Not so much a typical candidate for Botox, except that I have a face like a garden glove — sun-baked and ripped by boot and fist. If Levi Strauss made faces, I’d be a 42 regular. And stone-washed.
Don’t mean to brag, that’s just the face I have. Genetics has a lot to do with it. Mom (a princess) first met Dad (a warlock) in a saloon one evening, and one thing led to another — an off-hand remark, some curly fries, a whiskey twinkle in her eye.
In this case, love had nothing to do with it — it was raw, rampant monkey lust. At least that’s the super-romantic way Mom always told it.
That was almost six decades ago, and their legacy is this face, with all the nicks and dings of a French Quarter bar top. Caught a heel to the chin once, in a game of snow football, that left a divot you couldn’t fill with a bucket of bridge cement.
You can call that character, or you can call that life.
Just don’t call it permanent anymore, because there are places that can fix a face now, which brings us back to Botox. It’s not just for your age-obsessed Aunt Sassy anymore. It’s pretty much for all of us.
Dr. Raffi Hovsepian, a triple board-certified plastic surgeon, tells me a sizable chunk of his Beverly Hills patients are in their 20s, raised by moms who thought Botox was just part of a normal beauty regimen, like a pedicure or a waxing. You see a line, you get it Toxed (my term, not his).
As with many medical procedures, I had only a fuzzy understanding of what Botox really involves. “Shooting poison into your face” is the layman’s notion of how it works. Sounds a little scary. But with a mug like mine, what do I really have to lose? Besides, the Food and Drug Administration just approved Botox for use along the eyes.
Usually, I take my toxins orally. This particular pickle juice comes in a syringe, with a slender jabber, about a quarter of an inch. I’ve seen mosquitoes with bigger wands.
Doesn’t hurt much — a tiny pinch. Maybe once during the procedure I cried, which I do every afternoon about 3 anyway, when I realize I have to drive home through L.A. traffic, my right buttock — the braking buttock — seizing up after about the third light. Stop. Go. Stop. Go. Stop. Stop. Stop. Ouch.
Besides, I don’t make my living with my face. I mean, I could, were they still making movies in which Gangster No. 4 — that would be me — flies face-first through a plate-glass window in some Brooklyn pizzeria. Crash. Thump. Sirens. Stop. Stop. Stop. Ouch.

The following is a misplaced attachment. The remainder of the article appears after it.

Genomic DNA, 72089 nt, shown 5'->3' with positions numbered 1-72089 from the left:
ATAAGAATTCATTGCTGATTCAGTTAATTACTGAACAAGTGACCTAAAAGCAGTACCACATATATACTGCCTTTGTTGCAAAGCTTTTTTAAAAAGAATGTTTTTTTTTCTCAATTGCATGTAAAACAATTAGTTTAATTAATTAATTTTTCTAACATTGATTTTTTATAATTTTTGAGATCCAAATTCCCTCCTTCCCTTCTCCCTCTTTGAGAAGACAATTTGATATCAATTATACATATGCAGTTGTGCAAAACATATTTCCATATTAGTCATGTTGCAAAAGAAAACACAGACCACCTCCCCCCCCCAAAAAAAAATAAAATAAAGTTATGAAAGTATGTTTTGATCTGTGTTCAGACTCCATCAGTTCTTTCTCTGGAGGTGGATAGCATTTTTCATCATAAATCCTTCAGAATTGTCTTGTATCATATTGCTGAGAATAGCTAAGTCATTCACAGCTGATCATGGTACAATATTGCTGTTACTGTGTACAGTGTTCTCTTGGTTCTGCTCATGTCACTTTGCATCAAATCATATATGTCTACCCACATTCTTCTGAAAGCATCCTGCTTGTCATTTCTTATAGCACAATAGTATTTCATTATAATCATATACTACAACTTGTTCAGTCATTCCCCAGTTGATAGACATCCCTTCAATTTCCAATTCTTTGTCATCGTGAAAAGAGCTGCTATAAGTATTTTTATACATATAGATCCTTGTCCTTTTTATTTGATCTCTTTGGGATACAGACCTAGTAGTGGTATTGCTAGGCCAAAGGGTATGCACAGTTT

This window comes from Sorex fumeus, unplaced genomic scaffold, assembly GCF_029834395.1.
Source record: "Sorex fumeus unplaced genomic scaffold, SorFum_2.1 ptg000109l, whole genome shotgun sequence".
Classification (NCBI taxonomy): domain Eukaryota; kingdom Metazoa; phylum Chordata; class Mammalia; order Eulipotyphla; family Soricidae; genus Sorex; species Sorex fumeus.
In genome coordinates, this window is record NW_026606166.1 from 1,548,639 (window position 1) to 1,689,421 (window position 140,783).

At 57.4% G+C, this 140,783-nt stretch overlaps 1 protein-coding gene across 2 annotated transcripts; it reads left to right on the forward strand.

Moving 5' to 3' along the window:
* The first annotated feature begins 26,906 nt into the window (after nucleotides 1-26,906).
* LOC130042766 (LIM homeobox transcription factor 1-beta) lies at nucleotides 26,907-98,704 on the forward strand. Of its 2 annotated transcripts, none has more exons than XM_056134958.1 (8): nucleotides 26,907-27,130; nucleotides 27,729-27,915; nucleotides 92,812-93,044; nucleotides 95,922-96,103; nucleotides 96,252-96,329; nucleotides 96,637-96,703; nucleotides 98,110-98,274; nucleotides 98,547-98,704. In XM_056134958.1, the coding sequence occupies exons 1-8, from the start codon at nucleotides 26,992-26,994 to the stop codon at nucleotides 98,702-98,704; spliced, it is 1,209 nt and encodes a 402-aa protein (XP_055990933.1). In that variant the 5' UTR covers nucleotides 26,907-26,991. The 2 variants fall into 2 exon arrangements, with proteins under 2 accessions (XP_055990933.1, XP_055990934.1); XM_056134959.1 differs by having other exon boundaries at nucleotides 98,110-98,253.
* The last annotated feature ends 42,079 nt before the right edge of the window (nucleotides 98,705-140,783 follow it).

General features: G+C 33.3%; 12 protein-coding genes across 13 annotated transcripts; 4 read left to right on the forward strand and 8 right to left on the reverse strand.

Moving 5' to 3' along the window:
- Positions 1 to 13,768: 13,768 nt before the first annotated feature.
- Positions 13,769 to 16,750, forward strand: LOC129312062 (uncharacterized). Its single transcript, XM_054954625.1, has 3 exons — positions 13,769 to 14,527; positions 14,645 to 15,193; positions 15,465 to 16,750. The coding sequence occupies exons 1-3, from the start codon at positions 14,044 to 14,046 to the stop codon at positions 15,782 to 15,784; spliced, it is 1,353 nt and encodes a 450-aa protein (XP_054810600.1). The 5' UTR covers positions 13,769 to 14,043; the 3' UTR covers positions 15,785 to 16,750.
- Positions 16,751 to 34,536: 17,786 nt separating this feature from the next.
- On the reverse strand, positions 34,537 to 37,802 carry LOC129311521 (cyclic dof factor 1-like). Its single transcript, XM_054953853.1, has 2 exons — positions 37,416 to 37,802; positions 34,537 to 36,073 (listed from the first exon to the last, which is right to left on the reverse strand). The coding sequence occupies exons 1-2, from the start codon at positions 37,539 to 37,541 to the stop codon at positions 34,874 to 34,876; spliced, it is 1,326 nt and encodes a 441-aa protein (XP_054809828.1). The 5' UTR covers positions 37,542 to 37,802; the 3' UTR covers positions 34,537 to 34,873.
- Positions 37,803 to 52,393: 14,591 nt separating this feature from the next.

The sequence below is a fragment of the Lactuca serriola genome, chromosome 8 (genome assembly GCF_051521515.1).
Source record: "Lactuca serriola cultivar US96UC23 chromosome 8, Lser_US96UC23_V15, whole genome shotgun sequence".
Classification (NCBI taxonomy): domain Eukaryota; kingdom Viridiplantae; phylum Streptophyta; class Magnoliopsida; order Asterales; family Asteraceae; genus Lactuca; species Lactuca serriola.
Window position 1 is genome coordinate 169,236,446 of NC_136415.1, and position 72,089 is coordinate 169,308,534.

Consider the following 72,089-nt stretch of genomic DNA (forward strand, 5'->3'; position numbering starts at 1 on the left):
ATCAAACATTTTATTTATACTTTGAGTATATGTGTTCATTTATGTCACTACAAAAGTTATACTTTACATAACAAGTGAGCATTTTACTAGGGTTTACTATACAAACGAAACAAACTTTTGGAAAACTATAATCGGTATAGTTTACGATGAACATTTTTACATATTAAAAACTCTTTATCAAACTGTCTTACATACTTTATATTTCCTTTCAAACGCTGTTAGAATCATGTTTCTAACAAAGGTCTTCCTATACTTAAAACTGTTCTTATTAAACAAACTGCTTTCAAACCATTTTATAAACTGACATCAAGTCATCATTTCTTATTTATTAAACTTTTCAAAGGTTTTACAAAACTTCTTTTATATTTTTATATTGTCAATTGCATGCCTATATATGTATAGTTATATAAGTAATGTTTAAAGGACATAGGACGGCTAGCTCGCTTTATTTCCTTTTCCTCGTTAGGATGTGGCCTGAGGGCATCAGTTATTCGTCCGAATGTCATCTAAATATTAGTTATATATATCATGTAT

But they don’t write roles like that anymore. So go ahead, doc, mess with the Mona Lisa.
The only thing I really fear are the merciless barbs of my so-called buddies when they find out. I’d rather have my pancreas taken out with sheep shears.
And under my new health plan, that’s exactly how they do that.
This day, Hovsepian is working on my laugh lines, crow’s feet, Clooney crinkles. As you see, in addition to leading much the same lifestyle, George Clooney and I have the same face. That is to say, classic Irish looks muddled only by deep fissures along the eyes.
I never noticed them much. You know when I notice them? In my sisters, who are beautiful women, but they have these same laugh lines. The price you pay, I guess, for having a super-funny brother — though they might argue otherwise.
I also notice them in photos of me, which are rare. Who takes photos of a middle-aged father, unless he’s bug-eyed from gagging on flank steak and you want to show all your friends on Facebook? That’s when they take photos of dads.
Still, I show up in annual photos of baseball and soccer teams. Alongside the faces of children, still dewy from just being born, I look Paleolithic. Even Clooney would look ancient amid that.
So I ask my editor: “Editor, do you think I could get Botoxed and write about it in wonderful and compelling ways?”
And she says: “I don’t think you could write anything wonderful and compelling.”
And I say: “But still ...”
And my editrix says: “Go ahead. Personally, I’m sick of your face.”
Which, remarkably, isn’t the first time I’ve heard that.
Next week: The Botox results are in.